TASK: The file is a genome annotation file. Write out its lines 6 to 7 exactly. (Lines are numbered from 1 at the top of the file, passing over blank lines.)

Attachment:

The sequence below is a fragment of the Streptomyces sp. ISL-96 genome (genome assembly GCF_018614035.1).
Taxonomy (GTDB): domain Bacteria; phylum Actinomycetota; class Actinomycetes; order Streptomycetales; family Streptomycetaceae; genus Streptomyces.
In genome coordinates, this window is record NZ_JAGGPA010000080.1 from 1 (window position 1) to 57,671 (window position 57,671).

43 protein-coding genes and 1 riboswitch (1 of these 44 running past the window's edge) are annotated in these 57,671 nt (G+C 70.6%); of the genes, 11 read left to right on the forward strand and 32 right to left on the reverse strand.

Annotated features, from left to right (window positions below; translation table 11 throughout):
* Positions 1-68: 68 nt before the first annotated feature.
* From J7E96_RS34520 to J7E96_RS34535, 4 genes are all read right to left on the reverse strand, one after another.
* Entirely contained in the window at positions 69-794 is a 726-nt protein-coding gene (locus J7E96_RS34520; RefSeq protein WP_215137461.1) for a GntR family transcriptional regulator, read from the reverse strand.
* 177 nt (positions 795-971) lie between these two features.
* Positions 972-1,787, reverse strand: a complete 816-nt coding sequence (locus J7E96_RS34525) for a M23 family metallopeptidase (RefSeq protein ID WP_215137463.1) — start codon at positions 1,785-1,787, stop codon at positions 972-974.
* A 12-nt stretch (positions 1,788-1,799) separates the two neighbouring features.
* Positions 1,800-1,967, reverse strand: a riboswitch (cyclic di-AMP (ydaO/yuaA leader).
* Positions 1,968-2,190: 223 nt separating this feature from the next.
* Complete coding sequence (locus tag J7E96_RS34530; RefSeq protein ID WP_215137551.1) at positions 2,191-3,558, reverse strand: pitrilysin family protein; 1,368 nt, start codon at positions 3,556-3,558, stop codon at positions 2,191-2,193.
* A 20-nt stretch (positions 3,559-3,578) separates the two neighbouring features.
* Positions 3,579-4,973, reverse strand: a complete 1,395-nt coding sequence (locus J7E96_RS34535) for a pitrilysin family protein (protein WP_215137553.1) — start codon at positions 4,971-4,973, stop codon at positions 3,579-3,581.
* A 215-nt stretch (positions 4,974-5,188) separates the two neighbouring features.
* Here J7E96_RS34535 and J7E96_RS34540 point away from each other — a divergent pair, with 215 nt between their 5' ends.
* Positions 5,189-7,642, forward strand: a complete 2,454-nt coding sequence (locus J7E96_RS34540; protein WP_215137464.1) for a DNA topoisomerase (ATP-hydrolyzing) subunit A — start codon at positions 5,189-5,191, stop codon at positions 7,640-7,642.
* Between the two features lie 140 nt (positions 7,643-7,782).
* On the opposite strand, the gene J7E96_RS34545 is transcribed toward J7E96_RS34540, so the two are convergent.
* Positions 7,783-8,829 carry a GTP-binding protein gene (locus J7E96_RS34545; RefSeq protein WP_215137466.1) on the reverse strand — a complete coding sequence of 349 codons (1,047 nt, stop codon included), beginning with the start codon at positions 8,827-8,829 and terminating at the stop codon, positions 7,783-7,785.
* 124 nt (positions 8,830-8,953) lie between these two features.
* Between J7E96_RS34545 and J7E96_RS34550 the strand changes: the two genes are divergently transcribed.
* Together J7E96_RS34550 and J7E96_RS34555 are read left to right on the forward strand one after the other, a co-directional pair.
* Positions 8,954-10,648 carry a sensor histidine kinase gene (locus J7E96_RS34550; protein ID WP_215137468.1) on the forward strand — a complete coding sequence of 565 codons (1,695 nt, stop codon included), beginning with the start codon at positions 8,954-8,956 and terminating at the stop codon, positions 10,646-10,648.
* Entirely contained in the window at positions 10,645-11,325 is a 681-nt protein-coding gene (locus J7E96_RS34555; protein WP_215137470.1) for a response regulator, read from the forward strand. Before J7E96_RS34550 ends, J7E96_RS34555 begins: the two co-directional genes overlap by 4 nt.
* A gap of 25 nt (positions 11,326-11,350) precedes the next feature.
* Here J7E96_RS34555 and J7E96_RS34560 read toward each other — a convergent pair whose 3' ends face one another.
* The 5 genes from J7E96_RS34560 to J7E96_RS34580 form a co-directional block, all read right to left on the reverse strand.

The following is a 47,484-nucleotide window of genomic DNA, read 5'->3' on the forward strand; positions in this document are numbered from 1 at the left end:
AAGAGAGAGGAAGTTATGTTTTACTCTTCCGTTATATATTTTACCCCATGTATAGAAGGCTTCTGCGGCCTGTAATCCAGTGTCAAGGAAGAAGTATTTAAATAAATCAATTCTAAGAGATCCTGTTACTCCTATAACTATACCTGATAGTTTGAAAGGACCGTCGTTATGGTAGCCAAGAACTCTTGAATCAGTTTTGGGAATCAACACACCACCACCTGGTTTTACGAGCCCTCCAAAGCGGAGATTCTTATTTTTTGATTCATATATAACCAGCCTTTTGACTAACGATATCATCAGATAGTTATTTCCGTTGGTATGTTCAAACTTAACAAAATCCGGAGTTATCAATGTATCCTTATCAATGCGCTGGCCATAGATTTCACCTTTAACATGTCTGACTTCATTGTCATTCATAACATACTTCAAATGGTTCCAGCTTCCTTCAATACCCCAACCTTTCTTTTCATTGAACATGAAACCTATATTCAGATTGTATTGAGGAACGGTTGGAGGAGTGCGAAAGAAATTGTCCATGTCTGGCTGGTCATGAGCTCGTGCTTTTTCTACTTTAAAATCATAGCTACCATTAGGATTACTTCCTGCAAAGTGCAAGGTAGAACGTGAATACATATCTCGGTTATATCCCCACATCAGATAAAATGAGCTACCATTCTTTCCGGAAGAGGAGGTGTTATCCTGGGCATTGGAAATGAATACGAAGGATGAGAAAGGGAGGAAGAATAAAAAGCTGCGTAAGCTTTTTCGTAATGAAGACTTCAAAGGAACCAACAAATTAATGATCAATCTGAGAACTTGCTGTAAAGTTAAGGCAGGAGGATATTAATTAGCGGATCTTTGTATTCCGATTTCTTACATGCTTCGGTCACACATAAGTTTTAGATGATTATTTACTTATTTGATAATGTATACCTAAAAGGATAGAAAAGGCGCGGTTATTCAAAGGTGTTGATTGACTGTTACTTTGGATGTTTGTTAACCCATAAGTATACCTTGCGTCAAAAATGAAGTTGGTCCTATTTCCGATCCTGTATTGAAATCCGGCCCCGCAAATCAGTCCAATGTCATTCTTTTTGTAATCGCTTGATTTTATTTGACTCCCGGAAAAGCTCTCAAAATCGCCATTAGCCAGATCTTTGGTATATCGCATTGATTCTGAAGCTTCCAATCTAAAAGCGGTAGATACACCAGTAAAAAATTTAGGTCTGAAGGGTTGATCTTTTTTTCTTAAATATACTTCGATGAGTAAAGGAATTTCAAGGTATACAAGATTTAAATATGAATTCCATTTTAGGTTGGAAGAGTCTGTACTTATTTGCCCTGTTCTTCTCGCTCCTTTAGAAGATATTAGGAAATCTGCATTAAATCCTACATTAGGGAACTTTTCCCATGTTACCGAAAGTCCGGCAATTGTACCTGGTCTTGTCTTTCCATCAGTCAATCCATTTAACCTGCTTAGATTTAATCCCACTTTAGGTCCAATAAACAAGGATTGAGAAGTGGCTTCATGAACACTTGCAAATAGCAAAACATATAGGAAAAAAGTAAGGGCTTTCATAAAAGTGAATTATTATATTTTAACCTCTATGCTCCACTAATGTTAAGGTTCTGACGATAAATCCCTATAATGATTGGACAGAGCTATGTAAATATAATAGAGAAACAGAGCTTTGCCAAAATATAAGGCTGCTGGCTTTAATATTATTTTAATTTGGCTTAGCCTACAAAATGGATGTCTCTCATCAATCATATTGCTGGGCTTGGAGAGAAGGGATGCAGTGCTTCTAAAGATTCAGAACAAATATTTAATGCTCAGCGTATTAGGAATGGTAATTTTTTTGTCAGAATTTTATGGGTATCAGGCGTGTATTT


* Positions 1-68: 68 nt before the first annotated feature.
* From J7E96_RS34520 to J7E96_RS34535, 4 genes are all read right to left on the reverse strand, one after another.